... Presidential Race

Kyle Mantyla of Right Wing Watch: Mike Huckabee threatened "to leave the Republican Party if the GOP does not take a stand against the Supreme Court's decision ... not to hear appeals of lower court rulings striking down gay marriage bans in several states.... Huckabee declared that 'I am utterly exasperated with Republicans and the so-called leadership of the Republicans who have abdicated on this issue,' warning that by doing so the GOP will 'guarantee they're going to lose every election in the future.' ... I'm gone,' Huckabee warned. 'I'll become an independent. I'll start finding people that have guts to stand. I'm tired of this.'" ...

... The most recent poll of Iowa Republicans, conducted by CNN about a month ago, had Huckabee ahead of all other potential presidential candidates. ...

... Steve Benen: "Huckabee's ultimatum reinforces a Republican Party with an awkward dilemma. If the GOP quietly moves towards the mainstream on social issues, it alienates a significant part of the party's base. If Republicans toe the far-right line on the culture war, the GOP will continue to shrink, pushing away younger voters and a mainstream that's increasingly respectful of diversity. To be sure, this has long been a challenge for Republicans, but with the party's demographic challenges becoming more acute, and far-right voices like Huckabee's growing louder, GOP leaders are left with no good options."

News Ledes

New York Times: "Seven New Jersey teenagers were charged on Friday in connection with a series of sexual assaults in a hazing scandal that prompted a high school to cancel the rest of its football season, the authorities said. Six of the teenagers were taken into custody on Friday evening on charges stemming from attacks on four students in four separate encounters at Sayreville War Memorial High School, in Parlin, Andrew Carey, the Middlesex County prosecutor, said in a joint statement with Chief John Zebrowski of the Sayreville Police Department. The seventh teenager was being sought by the police, the officials said." ...

     ... NJ.com has links to numerous stories related to the hazings here.

Washington Post: "Demanding justice for Michael Brown, more than a thousand people marched through downtown St. Louis Saturday morning as part of a 'weekend of resistance.' Chanting 'hands up don't shoot' and 'no justice, no peace,' they marched about a mile through the heart of downtown toward the famed Arch." ...

... The St. Louis Post-Dispatch story puts the number of marchers in the "thousands."


The Commentariat -- Oct. 10, 2014

Alan Cowell of the New York Times: "... the Norwegian Nobel Committee on Friday awarded the 2014 peace prize to Malala Yousafzai of Pakistan and Kailash Satyarthi of India, joining a teenage Pakistani known around the world with a 60-year-old Indian veteran of campaigns on behalf of children. The awards, announced in Oslo by Thorbjorn Jagland, the committee's chairman, were in acknowledgment of their work in helping to promote universal schooling and in protecting children worldwide from abuse and exploitation."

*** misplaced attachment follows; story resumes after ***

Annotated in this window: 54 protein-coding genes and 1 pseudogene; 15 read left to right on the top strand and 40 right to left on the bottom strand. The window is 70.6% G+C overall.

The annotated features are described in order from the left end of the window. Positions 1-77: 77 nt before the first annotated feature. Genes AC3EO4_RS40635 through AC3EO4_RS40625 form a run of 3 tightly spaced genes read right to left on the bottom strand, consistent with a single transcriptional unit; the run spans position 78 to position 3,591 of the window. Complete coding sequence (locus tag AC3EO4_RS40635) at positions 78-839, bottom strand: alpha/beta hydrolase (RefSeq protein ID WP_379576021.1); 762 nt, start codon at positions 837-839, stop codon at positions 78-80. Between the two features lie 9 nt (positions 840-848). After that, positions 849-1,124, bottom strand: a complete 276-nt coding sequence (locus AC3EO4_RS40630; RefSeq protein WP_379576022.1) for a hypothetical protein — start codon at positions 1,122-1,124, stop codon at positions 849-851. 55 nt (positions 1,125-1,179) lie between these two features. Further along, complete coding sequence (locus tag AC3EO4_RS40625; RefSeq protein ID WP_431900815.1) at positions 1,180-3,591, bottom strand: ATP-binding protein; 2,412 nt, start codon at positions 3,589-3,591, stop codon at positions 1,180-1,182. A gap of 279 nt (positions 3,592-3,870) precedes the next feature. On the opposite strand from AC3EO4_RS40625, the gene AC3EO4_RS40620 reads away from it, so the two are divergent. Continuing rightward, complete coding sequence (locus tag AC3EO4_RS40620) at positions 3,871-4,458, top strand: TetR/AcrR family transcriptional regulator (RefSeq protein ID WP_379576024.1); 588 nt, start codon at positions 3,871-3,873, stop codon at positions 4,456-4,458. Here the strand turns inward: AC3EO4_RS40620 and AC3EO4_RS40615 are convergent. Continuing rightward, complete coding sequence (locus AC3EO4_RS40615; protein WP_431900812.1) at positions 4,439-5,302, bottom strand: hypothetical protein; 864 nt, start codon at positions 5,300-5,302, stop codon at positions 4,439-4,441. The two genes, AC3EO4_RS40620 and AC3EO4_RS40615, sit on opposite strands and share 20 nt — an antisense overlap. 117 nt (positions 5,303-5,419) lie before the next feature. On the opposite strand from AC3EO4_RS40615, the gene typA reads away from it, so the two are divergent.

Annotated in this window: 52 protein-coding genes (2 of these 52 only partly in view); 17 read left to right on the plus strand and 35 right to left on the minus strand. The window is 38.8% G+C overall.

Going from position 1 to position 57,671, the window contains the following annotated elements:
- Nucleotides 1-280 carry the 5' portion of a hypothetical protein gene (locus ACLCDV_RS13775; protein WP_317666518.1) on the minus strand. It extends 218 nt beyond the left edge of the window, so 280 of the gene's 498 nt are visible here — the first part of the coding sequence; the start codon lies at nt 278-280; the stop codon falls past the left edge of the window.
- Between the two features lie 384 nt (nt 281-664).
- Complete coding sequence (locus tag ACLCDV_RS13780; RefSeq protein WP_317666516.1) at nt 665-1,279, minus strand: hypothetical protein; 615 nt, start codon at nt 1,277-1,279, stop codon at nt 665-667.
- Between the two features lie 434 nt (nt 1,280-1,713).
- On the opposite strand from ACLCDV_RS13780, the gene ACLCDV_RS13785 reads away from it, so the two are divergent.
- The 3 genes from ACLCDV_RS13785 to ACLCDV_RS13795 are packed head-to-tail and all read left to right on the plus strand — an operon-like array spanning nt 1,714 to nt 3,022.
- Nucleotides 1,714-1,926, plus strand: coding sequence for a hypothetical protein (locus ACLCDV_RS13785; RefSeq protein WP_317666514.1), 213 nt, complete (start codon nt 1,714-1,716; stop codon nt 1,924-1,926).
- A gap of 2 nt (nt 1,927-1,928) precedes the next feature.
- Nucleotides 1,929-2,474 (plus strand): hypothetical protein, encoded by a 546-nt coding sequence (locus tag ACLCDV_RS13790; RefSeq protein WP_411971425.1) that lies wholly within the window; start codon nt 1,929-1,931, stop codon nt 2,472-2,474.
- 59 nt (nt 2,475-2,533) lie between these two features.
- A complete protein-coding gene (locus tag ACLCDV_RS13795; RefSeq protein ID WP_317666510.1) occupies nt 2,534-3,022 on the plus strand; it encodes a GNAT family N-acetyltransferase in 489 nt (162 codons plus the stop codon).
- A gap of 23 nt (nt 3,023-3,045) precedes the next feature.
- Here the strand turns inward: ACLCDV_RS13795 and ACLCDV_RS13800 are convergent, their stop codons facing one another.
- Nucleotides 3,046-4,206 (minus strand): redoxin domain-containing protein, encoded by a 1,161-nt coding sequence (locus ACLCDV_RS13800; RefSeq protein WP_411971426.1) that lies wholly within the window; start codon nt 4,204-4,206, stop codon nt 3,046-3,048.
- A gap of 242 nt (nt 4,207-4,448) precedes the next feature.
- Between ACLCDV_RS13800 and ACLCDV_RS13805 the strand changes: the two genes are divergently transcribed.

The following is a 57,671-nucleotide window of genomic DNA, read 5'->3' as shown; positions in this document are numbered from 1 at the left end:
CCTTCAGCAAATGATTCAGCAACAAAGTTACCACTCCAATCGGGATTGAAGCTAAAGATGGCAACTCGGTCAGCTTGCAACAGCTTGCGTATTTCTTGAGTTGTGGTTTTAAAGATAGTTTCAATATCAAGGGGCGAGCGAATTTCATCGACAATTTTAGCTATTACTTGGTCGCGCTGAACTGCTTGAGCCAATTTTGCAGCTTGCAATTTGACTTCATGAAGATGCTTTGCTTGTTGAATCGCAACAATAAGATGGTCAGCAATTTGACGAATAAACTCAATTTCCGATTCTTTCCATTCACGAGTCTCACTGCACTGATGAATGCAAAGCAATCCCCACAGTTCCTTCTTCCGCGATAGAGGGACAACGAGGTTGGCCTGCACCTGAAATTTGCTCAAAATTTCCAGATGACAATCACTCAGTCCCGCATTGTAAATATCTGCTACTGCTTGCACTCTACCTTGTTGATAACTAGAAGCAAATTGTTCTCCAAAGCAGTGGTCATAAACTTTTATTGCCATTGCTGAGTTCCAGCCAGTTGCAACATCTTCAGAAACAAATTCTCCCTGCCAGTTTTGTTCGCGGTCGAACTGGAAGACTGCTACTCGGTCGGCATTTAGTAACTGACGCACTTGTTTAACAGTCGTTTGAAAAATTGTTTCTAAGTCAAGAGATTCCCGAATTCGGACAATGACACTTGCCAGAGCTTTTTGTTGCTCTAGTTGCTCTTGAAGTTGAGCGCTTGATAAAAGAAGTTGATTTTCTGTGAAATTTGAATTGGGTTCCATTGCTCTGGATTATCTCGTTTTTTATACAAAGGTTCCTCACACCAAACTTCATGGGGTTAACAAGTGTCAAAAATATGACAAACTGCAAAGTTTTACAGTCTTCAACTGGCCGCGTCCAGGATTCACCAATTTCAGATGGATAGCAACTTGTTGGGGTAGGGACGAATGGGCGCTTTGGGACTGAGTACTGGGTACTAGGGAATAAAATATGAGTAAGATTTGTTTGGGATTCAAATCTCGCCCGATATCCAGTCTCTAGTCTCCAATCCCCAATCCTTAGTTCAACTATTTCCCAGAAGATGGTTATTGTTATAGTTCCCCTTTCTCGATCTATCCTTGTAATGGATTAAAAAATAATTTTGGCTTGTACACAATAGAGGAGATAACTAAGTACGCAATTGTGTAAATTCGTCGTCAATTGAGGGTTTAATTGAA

** Rebecca Traister of the New Republic: "... if there was anything fresh and important about those ridiculous 'Say Yes to the Candidate' spots [which ran in the Commentariat last week], it was that they marked one of the first instances in which conservatives have in any way embraced the idea that women now treat government as a stand-in for husbands.... In 2012, unmarried women made up 23 percent of the electorate; they voted for Barack Obama over Mitt Romney by a whopping 67 to 31 percent.... This is the new political reality: Women without husbands decide elections. And it's not surprising that they gravitate toward Democrats, who have more reliably fought for the social supports and rights that make unmarried life possible, over Republicans, who have reliably derided them as man-hating government mooches.... What too often goes unacknowledged is that women aren't the only Americans who have relied on the government as a partner. Rather, it's a model of support and dependence that has bolstered the fortunes of American men throughout the nation's history." Read the whole post.

Joe Klein of Time listens to neighbors talking politics conspiracy theories. The people Klein visited were not drooling morons; they just believed what they read in Breitbart or heard on Fox. "These are stories that stick in the mind and rot the body politic. They are a dominant political currency, and not just in the South." CW: If those executives & producers who want to make the Sunday morning "news" shows "edgy" had the slightest interest in educating their viewers, they would run a segment at the end of every show debunking "The Week's Most Ridiculous Conspiracy Theory." Chris Wallace, I'm talking to you, too. Many of their viewers would be shocked to discover the outlandish stories they accepted as factual were instead "ridiculous conspiracy theories." ...

... Should we be surprised regular people believe wingnut conspiracy stories when they hear some of the same nonsense from Members of Congress? ...

... Steve Benen: Rep. Tom Cotton (RTP-Ark.), Rep. Duncan Hunter (RTP-Calif.), Sen. Rand Paul (RTP-Kentucky) & other "members of Congress have repeated truly bizarre ideas from the fringe about the Boston Marathon bombing, the deadly 2012 attack in Benghazi, the imaginary IRS 'scandal,' and a parade of related stories. In each case, there are fact-checkers who issue warnings such as, 'As lawmakers, they need to be careful about making inflammatory statements based on such flimsy evidence,' but for much of the right, it just doesn't matter." ...